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National Parkinson’s Awareness Month

April is National Parkinson’s Awareness Month. Parkinson’s Disease is a progressive disorder of the central nervous system that affects movement. Symptoms typically occur slowly; one side is often affected first, but as Parkinson’s disease progresses, both sides are affected. While anyone could be at risk for developing Parkinson’s, research suggests that older age is a clear risk in developing the disease. Most people with Parkinson’s first develop the disease after age 60, and about 5% to 10% experience onset before the age of 50. Early-onset forms of Parkinson’s are often, but not always, inherited, and some forms have been linked to specific alterations in genes.

This disease was named after Dr. James Parkinson, who in 1817, first identified the motor symptoms associated with the disease. Since then we have made so much progress towards understanding the disease on a broader spectrum. These discoveries have improved the treatment we have available today, which can lessen some symptoms although, there does not yet exist interventions to prevent the progression of the disease.

In honor of this month, we have decided to join the fight against Parkinson’s by dedicating this blog post to early signs of the disease. We believe it is important to recognize the most common early symptoms, as an early prognosis can lead to better treatment.

Below are 5 signs that you might have this disease:

1. Tremor
A tremor at rest in the fingers, hand or chin is a common early indication of Parkinson’s Disease.

2. Trouble Moving or Walking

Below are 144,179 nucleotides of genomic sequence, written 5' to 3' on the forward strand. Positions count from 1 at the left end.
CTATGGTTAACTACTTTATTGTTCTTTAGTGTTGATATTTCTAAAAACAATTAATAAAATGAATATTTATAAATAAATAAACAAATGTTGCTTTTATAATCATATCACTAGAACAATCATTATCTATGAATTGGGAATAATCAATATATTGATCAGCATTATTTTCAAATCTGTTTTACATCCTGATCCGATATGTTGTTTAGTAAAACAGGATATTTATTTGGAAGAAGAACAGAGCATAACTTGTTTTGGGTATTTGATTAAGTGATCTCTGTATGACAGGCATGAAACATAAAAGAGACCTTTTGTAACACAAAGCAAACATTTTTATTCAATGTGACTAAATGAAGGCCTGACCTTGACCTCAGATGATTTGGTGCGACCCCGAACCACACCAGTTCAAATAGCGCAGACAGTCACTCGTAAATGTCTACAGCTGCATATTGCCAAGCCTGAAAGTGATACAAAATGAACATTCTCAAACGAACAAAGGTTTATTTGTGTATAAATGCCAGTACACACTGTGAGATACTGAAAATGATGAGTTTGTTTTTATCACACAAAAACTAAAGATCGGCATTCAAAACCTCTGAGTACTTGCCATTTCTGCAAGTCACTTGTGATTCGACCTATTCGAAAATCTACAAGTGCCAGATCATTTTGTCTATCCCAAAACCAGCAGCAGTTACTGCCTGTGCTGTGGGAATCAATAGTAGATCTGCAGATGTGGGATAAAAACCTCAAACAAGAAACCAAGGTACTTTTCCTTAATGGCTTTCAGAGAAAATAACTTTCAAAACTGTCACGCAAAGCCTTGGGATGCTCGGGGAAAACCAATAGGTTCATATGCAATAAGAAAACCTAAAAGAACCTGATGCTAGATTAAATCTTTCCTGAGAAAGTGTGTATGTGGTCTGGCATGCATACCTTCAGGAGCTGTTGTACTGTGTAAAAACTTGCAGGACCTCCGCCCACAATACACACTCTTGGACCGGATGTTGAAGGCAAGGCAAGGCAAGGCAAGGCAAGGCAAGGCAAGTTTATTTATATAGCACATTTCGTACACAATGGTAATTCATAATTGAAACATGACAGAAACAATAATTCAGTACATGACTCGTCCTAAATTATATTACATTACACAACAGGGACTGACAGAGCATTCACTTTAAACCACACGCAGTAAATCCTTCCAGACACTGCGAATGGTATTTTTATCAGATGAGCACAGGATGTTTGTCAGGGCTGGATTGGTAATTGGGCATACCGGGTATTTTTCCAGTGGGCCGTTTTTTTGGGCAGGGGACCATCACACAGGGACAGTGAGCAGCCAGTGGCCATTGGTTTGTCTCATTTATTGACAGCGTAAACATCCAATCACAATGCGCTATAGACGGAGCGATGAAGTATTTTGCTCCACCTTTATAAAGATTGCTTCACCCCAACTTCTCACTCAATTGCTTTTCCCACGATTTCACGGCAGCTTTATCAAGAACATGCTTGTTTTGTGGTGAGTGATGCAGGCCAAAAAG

If you experience stiffness in your body, arms and legs when you walk that does not go away as you move, this can be a sign of Parkinson’s Disease. Some describe this stiffness as their feet feel seemingly “stuck to the floor”.

3. Trouble Sleeping
Quick jerks of the body and ‘tossing and turning” are normal for everyone. But sometimes, sudden movements during sleep may be an early sign of Parkinson’s Disease.

4. Dizziness or Fainting
Regularly standing up and feeling dizzy or fainting can be an indication of low blood pressure of a more serious issue, Parkinson’s Disease.

5. Stooping or Hunching Over
If you notice that you are not standing up as straight as you used to, leaning or slouching when you stand, this could be a sign of Parkinson’s Disease. Of course, if you have pain from an injury, are sick or have a problem with your bones, that may be the cause as well. Remember to always speak to your primary care provider if you notice any abnormal changes with your body.



Lorraine Arkaifie, MSN, AGPCNP-BC
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